Article provided by Lizzie Bennett of Medically Speaking
There are many types of emergencies that can befall us, personal, familial, local, national and global. This is why we prepare, this is why we have back ups, and back ups for those back ups. Have you ever looked closely, really closely at your kit, in particular at your water filtration system? Will it actually do what you think it will do? Do you know the size of the filter in your system? Have you read the list of nasties that it will filter out? See anything missing from the list?
There are a great many viruses, and all of them will flourish if municipal water supplies fail. How fast they flourish depends on the weather, run off of untreated water into natural water courses, and how quickly humans soil the supply by indiscriminate disposal of animal and human waste.
West Nile virus, Coxsackie virus, hepatitis A, hepatitis E, adenovirus,reovirus, Calicivirus, poliomyelitis, and leptospirosis all have a size of 0.09-0.1 microns, this is smaller that the 0.2 micron pore size in the best of the best filters available today. All of these will increase if municipal water treatment is no longer available.
One of these, leptospirosis, is already in a great many fresh water supplies. Any situation that puts humans in contact with fresh water increases the risk of infection. It is endemic in tropical and sub-tropical regions, but not purely due to the climate. Many of these areas are in the developing world, and as such these areas have less treated water, less refuse collection services, and no pest control systems beyond those employed by individuals. This is exactly the situation we will find ourselves in if there is any event, natural or man made, that results in a long term breakdown of the power grid, which results in water treatment plants going offline. Those currently living an off grid lifestyle, or preparing to should some kind of collapse occur, should be aware of the dangers lurking in even the most pristine looking natural water supplies.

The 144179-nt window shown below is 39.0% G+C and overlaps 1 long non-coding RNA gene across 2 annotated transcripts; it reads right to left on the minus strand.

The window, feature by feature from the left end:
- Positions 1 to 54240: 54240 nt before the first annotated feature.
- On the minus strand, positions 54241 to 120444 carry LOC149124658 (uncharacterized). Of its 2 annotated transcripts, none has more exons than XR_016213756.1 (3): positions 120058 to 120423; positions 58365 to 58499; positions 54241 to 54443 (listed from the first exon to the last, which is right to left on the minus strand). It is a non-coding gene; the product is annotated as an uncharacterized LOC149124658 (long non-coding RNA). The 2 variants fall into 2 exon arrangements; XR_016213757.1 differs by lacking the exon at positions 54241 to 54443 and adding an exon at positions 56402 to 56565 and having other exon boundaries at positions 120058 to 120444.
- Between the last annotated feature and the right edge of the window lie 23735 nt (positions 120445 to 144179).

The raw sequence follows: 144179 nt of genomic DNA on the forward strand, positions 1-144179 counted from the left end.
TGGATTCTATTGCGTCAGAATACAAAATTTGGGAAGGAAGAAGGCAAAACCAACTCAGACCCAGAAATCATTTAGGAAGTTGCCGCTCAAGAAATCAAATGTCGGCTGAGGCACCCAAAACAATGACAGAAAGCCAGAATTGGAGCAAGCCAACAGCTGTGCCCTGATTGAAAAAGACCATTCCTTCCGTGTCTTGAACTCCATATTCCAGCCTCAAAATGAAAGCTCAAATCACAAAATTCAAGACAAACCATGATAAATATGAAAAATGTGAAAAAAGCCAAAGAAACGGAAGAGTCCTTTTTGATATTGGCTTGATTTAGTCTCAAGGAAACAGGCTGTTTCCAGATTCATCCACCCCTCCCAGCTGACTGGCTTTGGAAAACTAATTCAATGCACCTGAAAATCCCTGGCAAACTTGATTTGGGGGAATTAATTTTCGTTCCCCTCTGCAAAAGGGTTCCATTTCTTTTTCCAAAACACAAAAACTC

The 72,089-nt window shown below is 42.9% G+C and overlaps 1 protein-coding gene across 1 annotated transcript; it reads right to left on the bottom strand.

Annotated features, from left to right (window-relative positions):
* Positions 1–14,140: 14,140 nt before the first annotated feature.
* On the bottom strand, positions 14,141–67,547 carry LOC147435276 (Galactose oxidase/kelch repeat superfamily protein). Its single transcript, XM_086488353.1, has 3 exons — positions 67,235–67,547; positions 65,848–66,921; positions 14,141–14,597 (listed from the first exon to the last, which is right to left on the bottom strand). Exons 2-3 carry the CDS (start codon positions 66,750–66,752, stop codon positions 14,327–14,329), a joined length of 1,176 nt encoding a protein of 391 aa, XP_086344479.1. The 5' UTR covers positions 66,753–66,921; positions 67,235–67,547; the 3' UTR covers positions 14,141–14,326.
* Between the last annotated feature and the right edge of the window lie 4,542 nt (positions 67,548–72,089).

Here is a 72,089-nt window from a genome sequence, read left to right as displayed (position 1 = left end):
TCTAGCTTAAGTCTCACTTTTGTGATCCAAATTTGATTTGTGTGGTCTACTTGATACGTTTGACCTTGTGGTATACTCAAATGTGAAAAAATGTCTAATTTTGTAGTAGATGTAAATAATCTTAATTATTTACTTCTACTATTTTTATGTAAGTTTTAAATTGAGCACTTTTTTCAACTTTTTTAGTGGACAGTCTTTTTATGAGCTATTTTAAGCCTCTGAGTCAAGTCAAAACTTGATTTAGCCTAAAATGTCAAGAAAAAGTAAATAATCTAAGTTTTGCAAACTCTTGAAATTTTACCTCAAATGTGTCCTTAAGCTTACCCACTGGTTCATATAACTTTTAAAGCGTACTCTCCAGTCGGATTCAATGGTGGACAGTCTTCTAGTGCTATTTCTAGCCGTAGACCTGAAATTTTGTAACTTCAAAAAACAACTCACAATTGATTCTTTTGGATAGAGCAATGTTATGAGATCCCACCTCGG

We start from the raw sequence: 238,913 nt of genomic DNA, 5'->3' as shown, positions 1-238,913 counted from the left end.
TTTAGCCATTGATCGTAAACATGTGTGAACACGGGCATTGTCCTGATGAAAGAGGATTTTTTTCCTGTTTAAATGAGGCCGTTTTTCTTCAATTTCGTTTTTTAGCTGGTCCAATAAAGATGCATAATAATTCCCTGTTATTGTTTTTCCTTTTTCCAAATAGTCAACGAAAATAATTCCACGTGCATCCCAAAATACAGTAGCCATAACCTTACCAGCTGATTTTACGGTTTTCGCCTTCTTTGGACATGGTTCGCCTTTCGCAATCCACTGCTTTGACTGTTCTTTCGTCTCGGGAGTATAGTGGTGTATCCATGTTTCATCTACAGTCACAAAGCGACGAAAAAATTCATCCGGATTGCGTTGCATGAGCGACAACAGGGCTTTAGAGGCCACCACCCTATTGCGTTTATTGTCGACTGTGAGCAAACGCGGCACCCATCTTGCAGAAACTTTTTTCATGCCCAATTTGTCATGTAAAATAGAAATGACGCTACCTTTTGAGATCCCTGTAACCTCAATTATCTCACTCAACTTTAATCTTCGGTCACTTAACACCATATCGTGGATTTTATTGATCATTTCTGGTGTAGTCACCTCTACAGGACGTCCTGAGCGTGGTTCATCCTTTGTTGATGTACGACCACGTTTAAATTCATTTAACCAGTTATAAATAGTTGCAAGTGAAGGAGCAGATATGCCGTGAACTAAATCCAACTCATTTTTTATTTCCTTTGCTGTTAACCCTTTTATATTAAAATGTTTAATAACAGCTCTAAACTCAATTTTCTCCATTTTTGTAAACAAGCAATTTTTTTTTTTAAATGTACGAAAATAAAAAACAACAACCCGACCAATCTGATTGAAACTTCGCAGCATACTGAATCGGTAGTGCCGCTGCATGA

You may know leptospirosis as Weils disease, it’s a zoonosis, that is it can cross the species barrier from animals to humans. The animals themselves are asymptomatic, they show no signs of illness or disease. Leptospirosis is spread by infected urine, and less commonly by other bodily fluids. The spiral shaped bacteria are safe when dry, but live for an extended length of time in damp and wet conditions. They can, if they have not been dry for too long, deactivate on contact with water. The prime sites for the bacteria to be found is in the water itself, alongside it on banks, under vegetation, mud, puddles and gardens where infected animals may have urinated.
A word about rodents, they are incontinent. If you have rats and mice, you have urine, it’s that simple. Although rodents are the main vector for leptospirosis all animals can carry it, including domestic pets. It gets into the body via mucosal tissue, such as the eyes or mouth, via abrasions and rarely by ingesting infected meat, though cooking well usually avoids this.